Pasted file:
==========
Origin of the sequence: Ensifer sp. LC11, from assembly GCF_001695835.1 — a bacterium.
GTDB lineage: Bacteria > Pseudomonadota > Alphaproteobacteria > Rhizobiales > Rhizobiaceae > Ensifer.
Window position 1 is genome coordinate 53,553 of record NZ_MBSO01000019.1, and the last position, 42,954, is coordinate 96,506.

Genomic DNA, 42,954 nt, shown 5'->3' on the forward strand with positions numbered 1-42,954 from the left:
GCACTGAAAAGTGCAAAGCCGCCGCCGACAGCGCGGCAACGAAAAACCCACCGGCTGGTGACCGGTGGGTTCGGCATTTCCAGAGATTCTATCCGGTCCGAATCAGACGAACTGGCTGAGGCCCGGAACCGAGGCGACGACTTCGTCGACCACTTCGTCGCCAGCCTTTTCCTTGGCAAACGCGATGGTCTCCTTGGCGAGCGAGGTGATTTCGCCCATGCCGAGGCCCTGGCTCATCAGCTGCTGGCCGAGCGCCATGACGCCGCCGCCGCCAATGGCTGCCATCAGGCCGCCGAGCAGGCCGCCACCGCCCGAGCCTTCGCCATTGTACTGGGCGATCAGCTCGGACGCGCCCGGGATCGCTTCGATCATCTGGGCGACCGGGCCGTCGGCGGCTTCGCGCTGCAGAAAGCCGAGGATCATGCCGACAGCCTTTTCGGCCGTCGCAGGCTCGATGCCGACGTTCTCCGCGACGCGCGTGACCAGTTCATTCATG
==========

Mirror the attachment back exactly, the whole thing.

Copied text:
Origin of the sequence: Ensifer sp. LC11, from assembly GCF_001695835.1 — a bacterium.
GTDB lineage: Bacteria > Pseudomonadota > Alphaproteobacteria > Rhizobiales > Rhizobiaceae > Ensifer.
Window position 1 is genome coordinate 53,553 of record NZ_MBSO01000019.1, and the last position, 42,954, is coordinate 96,506.

Genomic DNA, 42,954 nt, shown 5'->3' on the forward strand with positions numbered 1-42,954 from the left:
GCACTGAAAAGTGCAAAGCCGCCGCCGACAGCGCGGCAACGAAAAACCCACCGGCTGGTGACCGGTGGGTTCGGCATTTCCAGAGATTCTATCCGGTCCGAATCAGACGAACTGGCTGAGGCCCGGAACCGAGGCGACGACTTCGTCGACCACTTCGTCGCCAGCCTTTTCCTTGGCAAACGCGATGGTCTCCTTGGCGAGCGAGGTGATTTCGCCCATGCCGAGGCCCTGGCTCATCAGCTGCTGGCCGAGCGCCATGACGCCGCCGCCGCCAATGGCTGCCATCAGGCCGCCGAGCAGGCCGCCACCGCCCGAGCCTTCGCCATTGTACTGGGCGATCAGCTCGGACGCGCCCGGGATCGCTTCGATCATCTGGGCGACCGGGCCGTCGGCGGCTTCGCGCTGCAGAAAGCCGAGGATCATGCCGACAGCCTTTTCGGCCGTCGCAGGCTCGATGCCGACGTTCTCCGCGACGCGCGTGACCAGTTCATTCATG